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Behold, the Escape Artist! Death-defying man of adventure! No bonds can hold him! No trap can kill him! With a smile and a wink, he slips out of the tightest straitjacket, breaks out of the most hermetic cage, rises unharmed from the deepest ocean!

The Escape Artist (or Escapologist) is exactly that: a character whose ability to escape dangerous situations is practically superhuman. However, do note that it's not actually superhuman: a true escape artist relies merely on skill, guile and misdirection to make his escapes. After all, breaking free with Super Strength, escaping death with Super Speed or surviving with Nigh Invulnerability, well, that would be cheating, and this character is ALL about doing things the right way.

Escapology, the art and science of escape(and not to be confused with Escapism, mind you), has long been associated with stage acts since the early days of the 20th century, with Harry Houdini being the man to elevate it into a bonafide art form. In Real Life, stage magicians perform acts of escapology relying on both illusionism and actual skills such as contortionism, lock-picking and even plain brute-strength. As a long-time tradition of stage acts, escape stunts are suitably dramatic and suspenseful, utilizing the apparent (or sometimes even actual) danger to keep the audience on the edge of their seats, and giving them rapturous release when he manages to escape.

As a character type in fiction, escapologists will always escape on pure skill. Though they may use tools to free themselves, those tools still require intense training to use, as well as a high amount of cunning to conceal in case of being trapped. They are also always incredibly nimble and of cat-like dexterity. This lends itself to excelling in other talents, like gambling (especially at high stakes), gadgeteering, misdirection, etc. Also, the ability to escape also usually goes hand-in-hand with the ability to infiltrate, and so escapologists can usually be found as the mastermind or a high profile member of a group performing The Caper. Also, expect an escapologist to know kung-fu, for when guile and skill alone won't get him out of trouble.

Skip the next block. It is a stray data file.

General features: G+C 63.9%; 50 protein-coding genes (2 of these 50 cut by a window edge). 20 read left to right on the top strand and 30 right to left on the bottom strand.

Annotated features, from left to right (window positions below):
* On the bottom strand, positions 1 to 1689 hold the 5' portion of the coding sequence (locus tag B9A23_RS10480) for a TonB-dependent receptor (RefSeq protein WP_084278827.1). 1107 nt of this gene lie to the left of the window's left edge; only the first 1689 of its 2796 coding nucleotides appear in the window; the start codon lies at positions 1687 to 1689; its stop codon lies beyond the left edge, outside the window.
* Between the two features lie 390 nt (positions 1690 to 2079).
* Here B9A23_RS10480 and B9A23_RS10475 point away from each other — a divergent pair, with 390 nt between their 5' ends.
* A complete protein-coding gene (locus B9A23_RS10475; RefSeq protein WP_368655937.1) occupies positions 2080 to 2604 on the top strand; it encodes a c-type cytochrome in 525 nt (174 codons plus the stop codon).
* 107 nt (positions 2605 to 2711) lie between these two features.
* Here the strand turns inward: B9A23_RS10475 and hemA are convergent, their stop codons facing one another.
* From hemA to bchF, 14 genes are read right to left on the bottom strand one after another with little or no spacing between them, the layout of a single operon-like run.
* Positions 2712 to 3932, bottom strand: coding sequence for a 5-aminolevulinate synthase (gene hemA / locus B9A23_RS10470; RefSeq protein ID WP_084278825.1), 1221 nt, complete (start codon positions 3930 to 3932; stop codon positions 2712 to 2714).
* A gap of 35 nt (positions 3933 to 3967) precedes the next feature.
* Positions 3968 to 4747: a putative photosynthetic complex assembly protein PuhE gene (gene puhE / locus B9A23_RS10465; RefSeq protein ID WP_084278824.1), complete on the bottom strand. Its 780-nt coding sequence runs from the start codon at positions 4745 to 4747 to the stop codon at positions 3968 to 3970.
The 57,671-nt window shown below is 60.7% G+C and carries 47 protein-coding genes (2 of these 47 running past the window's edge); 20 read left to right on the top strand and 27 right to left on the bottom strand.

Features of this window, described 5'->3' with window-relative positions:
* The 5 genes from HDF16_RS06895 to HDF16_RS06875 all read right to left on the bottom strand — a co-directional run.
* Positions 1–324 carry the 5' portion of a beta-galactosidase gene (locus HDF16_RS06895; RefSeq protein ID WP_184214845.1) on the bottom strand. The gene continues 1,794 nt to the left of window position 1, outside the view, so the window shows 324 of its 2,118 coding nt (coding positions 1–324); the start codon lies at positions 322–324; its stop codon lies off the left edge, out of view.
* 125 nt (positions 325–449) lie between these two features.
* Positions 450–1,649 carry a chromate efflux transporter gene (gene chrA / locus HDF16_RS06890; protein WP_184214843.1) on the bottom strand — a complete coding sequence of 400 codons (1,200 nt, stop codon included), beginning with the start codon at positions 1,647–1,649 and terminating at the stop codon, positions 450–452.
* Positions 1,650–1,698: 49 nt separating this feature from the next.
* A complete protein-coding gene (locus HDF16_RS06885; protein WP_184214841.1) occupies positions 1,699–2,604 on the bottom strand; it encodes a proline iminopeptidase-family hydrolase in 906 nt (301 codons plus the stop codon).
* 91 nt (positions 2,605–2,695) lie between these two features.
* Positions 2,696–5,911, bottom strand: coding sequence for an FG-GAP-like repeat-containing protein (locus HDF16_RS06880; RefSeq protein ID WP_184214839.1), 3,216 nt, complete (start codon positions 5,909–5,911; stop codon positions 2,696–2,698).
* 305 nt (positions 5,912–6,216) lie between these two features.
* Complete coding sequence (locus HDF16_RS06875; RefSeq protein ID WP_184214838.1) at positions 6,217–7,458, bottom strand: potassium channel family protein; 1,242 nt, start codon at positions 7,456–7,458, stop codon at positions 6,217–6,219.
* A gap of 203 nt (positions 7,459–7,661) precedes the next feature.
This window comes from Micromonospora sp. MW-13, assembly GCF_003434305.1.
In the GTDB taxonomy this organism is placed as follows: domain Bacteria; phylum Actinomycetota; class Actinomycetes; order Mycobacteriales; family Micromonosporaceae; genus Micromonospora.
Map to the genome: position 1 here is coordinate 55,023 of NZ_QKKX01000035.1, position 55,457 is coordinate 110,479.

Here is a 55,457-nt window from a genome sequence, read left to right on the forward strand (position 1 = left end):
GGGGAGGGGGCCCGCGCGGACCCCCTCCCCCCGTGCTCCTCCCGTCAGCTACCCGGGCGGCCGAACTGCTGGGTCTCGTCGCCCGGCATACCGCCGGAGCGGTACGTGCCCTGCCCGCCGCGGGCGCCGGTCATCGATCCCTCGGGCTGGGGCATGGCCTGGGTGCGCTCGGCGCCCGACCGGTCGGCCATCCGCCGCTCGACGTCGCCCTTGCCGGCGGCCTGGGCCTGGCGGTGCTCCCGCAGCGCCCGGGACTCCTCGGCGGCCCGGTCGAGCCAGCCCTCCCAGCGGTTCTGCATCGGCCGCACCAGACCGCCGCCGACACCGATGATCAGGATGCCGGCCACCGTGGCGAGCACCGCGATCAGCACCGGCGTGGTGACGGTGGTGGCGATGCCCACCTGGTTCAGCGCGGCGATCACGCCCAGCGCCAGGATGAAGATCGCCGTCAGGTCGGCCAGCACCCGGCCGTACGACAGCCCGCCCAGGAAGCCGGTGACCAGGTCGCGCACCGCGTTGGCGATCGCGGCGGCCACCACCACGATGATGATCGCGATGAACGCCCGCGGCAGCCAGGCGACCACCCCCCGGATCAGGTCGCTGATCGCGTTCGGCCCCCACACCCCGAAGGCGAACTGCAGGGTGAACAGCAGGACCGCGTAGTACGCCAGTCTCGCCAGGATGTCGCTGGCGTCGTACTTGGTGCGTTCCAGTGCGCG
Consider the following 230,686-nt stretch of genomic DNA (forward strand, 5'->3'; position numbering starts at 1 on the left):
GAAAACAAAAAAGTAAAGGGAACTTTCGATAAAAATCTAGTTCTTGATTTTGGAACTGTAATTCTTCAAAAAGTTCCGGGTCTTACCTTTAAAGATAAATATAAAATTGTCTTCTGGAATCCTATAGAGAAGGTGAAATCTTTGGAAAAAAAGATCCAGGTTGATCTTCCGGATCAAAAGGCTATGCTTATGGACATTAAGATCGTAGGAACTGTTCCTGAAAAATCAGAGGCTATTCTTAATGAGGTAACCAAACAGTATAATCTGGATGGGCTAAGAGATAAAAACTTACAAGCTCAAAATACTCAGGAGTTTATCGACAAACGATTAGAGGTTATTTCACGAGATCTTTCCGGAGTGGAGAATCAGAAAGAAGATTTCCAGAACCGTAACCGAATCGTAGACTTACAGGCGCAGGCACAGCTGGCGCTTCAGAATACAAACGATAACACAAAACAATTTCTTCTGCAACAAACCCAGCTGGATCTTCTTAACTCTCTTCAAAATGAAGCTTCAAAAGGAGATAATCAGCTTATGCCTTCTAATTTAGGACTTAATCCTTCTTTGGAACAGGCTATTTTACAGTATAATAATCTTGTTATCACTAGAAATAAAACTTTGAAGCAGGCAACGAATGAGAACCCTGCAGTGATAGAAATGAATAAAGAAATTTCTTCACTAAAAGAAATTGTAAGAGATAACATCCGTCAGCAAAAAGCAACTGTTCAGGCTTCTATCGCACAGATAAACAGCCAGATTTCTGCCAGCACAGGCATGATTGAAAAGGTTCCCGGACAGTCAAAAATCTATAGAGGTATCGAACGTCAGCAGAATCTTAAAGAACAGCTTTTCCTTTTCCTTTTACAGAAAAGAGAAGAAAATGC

Because of its association with the stage, escapist characters are also usually pretty hammy and melodramatic. They tend to be roguishly charming to boot. Basically, if a character's gimmick is escapology, he's gonna be larger than life. Escapology is, obviously, quite an universally useful skill, so you see both good and bad guys relying on it, but even bad guys tend to be pretty charming and charismatic if they're this kind if character. They will always show confidence in their skill, to the point of sometimes bragging about it or even using it as a signature of their character. There is no such thing as a timid or subdued escapist, since their ability to survive traps and bonds depends on being brave and confident of one's abilities. Even when an escapologist is actually a very serious character, he'll still tell you to your face that a trap won't work on him. For example, Batman, one of fiction's greatest escapologists, may be serious and not prone to bragging, but if you tie him up, he'll be the first to tell you "This won't hold me for long."